So, when people ask if they should tell I am never nonchalant. I tell them to have a therapist or counselor ready to help them through the mud. And it does feel like slogging through the mud. But with the right help and support it is so worth the risk.
Also, reading The Gospel of Shame showed me I was not alone, that it had happened to many other young men. That book was a life saver!!
How did Alex Gibney (director of Mea Maxima Culpa) convince you?
He didn’t convince me, his work did. Kristen Vaurio worked for Alex Gibney and asked me for the interview. I accepted it. She came to my house and interviewed me for hours.
How do you feel now Murphy’s crimes have been exposed?
I am happy that more people know him for what he was, a very sick, sick, man who should NEVER have been allowed to work with children. The Vatican knew about him long before he worked at our school. Shame on them for sacrificing us. How do they sleep at night? Many of us still can’t. And others of us have killed themselves.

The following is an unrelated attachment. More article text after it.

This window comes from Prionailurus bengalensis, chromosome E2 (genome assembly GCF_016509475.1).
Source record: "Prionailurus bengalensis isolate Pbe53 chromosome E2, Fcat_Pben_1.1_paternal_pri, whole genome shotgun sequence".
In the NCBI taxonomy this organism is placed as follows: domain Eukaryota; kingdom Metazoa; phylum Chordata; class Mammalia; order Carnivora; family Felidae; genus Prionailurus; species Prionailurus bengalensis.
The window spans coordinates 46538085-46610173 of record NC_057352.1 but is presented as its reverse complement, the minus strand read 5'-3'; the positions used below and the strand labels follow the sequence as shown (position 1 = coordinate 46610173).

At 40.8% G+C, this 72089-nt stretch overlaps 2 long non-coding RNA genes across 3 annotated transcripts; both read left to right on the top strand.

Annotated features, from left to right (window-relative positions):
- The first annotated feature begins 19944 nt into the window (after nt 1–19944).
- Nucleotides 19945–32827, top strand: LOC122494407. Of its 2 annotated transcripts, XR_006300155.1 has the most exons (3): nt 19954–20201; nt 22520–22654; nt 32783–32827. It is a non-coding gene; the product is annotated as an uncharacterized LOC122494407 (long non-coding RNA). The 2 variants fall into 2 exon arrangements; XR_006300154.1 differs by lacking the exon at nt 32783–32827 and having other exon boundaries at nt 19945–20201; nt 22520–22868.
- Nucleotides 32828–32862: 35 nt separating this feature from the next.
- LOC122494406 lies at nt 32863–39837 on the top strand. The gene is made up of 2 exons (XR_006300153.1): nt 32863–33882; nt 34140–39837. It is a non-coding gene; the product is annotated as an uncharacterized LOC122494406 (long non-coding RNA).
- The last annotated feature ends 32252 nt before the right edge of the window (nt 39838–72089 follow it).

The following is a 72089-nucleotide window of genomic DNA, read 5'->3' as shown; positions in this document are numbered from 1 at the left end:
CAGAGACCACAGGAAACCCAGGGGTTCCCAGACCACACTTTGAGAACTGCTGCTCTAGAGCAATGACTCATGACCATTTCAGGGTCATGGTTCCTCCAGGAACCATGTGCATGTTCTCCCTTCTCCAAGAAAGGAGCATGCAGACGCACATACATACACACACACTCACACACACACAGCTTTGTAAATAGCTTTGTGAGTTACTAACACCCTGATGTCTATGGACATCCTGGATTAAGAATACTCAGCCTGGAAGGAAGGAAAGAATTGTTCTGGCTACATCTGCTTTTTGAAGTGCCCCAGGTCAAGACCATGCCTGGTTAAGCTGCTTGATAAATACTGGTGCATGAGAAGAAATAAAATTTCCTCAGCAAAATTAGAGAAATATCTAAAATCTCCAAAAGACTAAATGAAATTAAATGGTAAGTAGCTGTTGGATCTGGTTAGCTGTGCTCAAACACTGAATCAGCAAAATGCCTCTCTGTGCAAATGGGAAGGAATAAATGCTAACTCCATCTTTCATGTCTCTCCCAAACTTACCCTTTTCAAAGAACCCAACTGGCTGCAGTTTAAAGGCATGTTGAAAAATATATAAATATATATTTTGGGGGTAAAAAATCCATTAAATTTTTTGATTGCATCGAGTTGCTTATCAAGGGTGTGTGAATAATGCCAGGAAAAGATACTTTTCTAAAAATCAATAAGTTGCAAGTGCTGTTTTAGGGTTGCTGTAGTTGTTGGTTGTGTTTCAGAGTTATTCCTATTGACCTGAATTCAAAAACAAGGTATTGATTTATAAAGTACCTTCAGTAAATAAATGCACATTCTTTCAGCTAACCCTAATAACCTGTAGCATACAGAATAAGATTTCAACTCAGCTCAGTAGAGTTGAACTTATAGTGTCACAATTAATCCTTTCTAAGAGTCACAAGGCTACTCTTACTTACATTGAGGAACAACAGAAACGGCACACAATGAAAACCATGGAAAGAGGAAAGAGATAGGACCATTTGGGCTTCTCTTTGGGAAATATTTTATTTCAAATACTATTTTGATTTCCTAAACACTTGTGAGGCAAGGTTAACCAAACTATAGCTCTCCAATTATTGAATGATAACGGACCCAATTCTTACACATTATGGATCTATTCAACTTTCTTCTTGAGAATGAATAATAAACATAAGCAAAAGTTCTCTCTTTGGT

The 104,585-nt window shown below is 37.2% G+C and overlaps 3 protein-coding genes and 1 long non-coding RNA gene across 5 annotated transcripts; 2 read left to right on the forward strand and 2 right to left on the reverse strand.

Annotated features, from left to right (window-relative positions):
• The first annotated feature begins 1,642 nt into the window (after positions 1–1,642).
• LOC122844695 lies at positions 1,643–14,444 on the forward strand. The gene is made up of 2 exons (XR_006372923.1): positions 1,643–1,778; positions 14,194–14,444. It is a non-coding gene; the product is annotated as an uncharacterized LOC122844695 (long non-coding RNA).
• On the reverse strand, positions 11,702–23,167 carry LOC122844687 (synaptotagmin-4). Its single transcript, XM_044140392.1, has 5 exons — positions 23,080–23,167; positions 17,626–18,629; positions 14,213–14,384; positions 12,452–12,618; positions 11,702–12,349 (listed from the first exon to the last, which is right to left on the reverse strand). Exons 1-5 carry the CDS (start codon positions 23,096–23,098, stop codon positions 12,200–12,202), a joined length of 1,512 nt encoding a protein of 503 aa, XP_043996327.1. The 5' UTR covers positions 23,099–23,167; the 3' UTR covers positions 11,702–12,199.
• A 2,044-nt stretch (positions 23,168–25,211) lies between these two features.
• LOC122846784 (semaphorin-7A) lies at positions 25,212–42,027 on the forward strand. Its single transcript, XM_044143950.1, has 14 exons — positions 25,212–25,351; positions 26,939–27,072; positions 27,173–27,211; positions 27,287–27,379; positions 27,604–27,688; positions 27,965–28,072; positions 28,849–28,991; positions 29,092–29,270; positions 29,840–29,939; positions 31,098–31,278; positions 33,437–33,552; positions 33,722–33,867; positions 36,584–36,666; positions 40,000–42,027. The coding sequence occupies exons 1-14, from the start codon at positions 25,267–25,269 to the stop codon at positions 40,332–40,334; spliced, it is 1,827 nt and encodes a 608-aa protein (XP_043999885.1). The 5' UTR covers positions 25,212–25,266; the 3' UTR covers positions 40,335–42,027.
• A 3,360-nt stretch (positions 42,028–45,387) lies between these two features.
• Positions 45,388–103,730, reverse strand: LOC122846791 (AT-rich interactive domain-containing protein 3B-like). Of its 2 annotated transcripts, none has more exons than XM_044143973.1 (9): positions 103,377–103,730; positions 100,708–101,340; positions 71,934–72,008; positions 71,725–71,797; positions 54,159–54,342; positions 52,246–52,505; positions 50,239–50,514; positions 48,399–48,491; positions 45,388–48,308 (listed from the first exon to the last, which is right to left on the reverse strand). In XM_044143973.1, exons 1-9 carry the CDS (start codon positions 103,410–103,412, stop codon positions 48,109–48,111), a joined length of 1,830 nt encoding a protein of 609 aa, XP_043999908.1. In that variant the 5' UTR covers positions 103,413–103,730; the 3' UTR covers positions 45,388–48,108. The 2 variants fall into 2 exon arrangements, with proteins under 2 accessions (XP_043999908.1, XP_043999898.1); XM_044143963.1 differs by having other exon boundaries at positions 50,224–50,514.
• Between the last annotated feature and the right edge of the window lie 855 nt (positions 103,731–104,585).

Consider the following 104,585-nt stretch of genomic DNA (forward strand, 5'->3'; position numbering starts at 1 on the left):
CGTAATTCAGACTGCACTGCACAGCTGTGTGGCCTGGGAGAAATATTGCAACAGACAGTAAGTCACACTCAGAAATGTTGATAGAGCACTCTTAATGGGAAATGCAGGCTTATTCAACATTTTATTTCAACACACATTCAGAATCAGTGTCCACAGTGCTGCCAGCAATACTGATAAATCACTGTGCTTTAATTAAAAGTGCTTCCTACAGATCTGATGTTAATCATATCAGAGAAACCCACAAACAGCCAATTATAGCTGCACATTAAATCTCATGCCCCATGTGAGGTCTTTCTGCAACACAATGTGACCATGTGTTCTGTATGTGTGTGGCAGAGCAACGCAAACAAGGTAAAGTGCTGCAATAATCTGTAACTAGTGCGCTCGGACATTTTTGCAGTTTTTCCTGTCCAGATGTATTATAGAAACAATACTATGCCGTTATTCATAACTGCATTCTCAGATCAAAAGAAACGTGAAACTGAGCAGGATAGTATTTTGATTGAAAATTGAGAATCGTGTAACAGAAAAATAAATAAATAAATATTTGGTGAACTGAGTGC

What are your hopes for the film?
My hope is with parents and caregivers. With the internet and cable TV I hope the warning is heard around the world. No other child will be left ALONE with “Father so and so” to “counsel”. There will be no more instant trust just because a man is called a Priest. \
And I hope the film helps people wake up and see the Vatican and all its employees for what they are, just men: some good, some evil, very few looking out for the children.
Can the Catholic Church be left to reform itself? What’s the most pressing reform?